What is Ethernet for Small Business?
Understanding Ethernet's basics and evolution could be your best next step if you're eyeing whether Ethernet would be a good option for your business internet service.
So, here’s a quick tutorial, including Ethernet terms and types and examples of Ethernet service, to help you decide what’s best for your business.
Ethernet: Before and Now
Like other tech evolutions, ethernet connections have come a long way since their initial development in the 1980s, adapting to the needs and changing demands of network and internet technology along the way.
“Before WiFi became ubiquitous, Ethernet was the way to link devices together,” writes Simon Hill in a recent article for Wired magazine.
By running Ethernet cables in a local area network (LAN) or wide area network (WAN), Ethernet enables machines to recognize data meant for them and to send data to other devices.
“It’s still widely used because sending data along cables is faster, more reliable, and more secure than sending it as radio waves, as Wi-Fi does,” Hill writes.
What It Is and Isn’t
When you think of Ethernet, it’s easy to picture that physical connection you’re familiar with — the cable connecting from your computer port and router. However, the term Ethernet actually refers to the communication method or standard.
The key advantages of Ethernet include the security and speed it offers businesses — the connection is faster than wireless. But the flip side is that Ethernet is not mobile.
“You can’t easily add users to a wired network as you would to a wireless one,” notes a blog by Techslang, a tech awareness publication.
Ethernet Private Line or EPL is a point-to-point Ethernet connection that provides a highly high-speed connection directly between two locations without being routed through the public internet.
With bandwidth ranges from 10 Mbps to 100 Gbps, EPL is recommended for businesses with more extensive bandwidth networking needs.
Sparklight’s E-LAN provides LAN-to-LAN connectivity between multiple locations using its MEF 3.0-certified EPL fiber network.
Ethernet DIA (Dedicated Internet Access)
Ethernet DIA can manage massive amounts of data. Because it’s dedicated, you don't have to share bandwidth with others and always have the capacity your business needs to meet demand.
Ethernet DIA is delivered via an Ethernet fiber-optic cable and can handle bandwidths between 1 megabit per second and 10 gigabits per second for both uploading and downloading data.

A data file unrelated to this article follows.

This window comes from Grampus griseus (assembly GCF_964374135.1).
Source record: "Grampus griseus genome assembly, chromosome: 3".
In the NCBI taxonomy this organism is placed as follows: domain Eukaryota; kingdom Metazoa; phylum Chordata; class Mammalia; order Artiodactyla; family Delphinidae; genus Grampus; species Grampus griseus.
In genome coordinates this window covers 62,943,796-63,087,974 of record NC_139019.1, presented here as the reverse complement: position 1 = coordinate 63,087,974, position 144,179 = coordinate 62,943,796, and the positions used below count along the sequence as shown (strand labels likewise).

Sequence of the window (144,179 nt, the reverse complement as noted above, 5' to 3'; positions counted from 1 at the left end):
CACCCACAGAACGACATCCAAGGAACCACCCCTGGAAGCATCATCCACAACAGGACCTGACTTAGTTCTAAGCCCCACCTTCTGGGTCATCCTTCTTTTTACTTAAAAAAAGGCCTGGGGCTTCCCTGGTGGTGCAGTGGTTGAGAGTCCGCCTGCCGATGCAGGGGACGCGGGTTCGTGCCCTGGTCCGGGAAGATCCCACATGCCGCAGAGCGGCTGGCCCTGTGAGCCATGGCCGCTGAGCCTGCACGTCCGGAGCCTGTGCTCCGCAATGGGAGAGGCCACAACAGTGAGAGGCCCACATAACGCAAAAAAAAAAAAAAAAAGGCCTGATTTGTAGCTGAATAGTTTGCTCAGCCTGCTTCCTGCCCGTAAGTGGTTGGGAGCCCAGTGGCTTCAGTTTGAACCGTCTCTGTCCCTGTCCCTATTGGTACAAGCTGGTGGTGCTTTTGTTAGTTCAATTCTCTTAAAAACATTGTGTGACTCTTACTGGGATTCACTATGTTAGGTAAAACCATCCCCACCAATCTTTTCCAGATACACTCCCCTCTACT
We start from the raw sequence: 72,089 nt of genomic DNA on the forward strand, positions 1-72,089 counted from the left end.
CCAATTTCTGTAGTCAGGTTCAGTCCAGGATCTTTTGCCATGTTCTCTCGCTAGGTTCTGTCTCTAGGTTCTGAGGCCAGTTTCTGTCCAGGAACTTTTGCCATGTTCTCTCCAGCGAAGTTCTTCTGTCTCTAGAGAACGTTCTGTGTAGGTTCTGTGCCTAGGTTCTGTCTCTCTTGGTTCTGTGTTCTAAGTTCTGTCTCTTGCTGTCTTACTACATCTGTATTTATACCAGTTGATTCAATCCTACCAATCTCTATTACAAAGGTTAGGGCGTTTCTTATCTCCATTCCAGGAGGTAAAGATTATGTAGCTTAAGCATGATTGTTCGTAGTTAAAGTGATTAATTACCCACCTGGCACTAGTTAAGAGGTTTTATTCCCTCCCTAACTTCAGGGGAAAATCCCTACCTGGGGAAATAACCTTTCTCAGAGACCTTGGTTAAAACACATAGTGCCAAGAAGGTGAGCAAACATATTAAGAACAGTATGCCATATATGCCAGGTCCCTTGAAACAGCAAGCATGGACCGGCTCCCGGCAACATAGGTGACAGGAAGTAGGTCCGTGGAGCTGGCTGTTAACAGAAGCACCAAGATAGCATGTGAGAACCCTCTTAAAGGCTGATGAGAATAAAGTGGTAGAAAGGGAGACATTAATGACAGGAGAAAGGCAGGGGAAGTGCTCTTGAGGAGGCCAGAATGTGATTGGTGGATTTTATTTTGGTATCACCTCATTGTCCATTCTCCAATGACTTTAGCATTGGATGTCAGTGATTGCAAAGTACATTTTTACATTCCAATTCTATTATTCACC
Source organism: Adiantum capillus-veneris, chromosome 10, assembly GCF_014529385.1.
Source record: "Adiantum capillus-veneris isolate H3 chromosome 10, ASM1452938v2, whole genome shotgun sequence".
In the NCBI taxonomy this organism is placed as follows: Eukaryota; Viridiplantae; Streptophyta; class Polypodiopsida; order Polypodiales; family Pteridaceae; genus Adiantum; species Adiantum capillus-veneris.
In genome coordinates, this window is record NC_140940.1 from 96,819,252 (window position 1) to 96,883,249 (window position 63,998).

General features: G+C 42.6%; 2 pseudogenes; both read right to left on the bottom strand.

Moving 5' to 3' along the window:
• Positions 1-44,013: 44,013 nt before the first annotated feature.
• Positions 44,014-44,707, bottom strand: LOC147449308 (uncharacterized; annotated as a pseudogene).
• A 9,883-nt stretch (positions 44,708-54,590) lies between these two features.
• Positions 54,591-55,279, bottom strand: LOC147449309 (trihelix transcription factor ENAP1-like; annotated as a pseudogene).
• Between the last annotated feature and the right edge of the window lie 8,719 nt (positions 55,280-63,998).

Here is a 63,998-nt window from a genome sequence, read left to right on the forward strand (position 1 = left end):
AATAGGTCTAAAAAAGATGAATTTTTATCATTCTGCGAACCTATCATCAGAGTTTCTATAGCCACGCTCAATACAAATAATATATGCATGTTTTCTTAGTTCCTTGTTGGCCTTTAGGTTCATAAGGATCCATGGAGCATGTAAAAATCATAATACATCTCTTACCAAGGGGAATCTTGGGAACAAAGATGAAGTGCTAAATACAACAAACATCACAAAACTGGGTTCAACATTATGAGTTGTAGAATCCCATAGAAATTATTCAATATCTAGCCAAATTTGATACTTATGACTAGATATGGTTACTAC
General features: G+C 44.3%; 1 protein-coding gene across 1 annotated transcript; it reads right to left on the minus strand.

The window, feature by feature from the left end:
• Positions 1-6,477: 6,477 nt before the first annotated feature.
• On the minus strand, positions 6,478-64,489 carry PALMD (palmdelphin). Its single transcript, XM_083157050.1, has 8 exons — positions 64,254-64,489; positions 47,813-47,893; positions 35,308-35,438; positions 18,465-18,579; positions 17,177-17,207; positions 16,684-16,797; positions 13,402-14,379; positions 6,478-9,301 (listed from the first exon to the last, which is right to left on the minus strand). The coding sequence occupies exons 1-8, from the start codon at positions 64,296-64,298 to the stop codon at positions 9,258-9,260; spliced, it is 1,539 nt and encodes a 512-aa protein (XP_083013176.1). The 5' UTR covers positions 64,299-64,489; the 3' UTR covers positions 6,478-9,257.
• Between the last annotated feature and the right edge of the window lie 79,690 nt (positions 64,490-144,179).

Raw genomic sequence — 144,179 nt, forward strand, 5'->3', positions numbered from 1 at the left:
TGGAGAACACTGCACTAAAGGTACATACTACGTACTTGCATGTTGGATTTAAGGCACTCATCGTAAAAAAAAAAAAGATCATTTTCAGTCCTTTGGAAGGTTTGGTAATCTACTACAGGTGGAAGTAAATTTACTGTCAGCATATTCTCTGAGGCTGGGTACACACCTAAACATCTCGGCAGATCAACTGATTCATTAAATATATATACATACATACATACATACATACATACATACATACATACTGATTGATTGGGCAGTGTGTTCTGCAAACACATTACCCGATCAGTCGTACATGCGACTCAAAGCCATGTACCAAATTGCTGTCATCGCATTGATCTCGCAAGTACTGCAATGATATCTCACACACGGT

Sparklight also offers EZ Ethernet, an affordable business ethernet solution for companies needing 3 Mbps to 10 Mbps of networking bandwidth. This solution connects two or more locations together with cable modems.
Types of Cable & Ethernet Standards
Physically speaking, three of the most commonly used Ethernet cables are coaxial, twisted pair, and fiber-optic cables.
As far as standards, each Ethernet standard expresses the properties, functions, and implementation of a specific media type. Each media type provides different speeds of transmission depending on the kind of implementation.
Ethernet standards have gone through basically four generations since the original Ethernet was created in 1976: Standard Ethernet (10 Mbps), or 802.3; Fast Ethernet (100 Mbps), or IEEE 802.3u; Gigabit Ethernet (1 Gbps) or 802.3z, and Ten-Gigabit Ethernet (10 Gbps), or 802.3ae.
Ethernet works in the lower layers of the Open Systems Interconnection (OSI) model, which facilitates the operation of physical and data link layers.
“The OSI model, which is composed of seven layers, illustrates how various communication protocols work together,” explains the Techslang article.
The layers of OSI are physical, data link, network, transport, session, presentation, and application layers.
The topmost layer is the application layer, which enables users to download and access data from a browser or mail client, explains Techslang. “Users enter their queries through the application, which forwards it to the next layer.”
The request comes in a “packet,” which contains data about the destination web address and information about the sender. The packet is transmitted from the application layer until it reaches the bottom layer, which is called the Ethernet frame.
The bottom or first layer is the one closest to your device. The packet travels back and forth to the OSI stack, packed and unpacked in each layer for checking.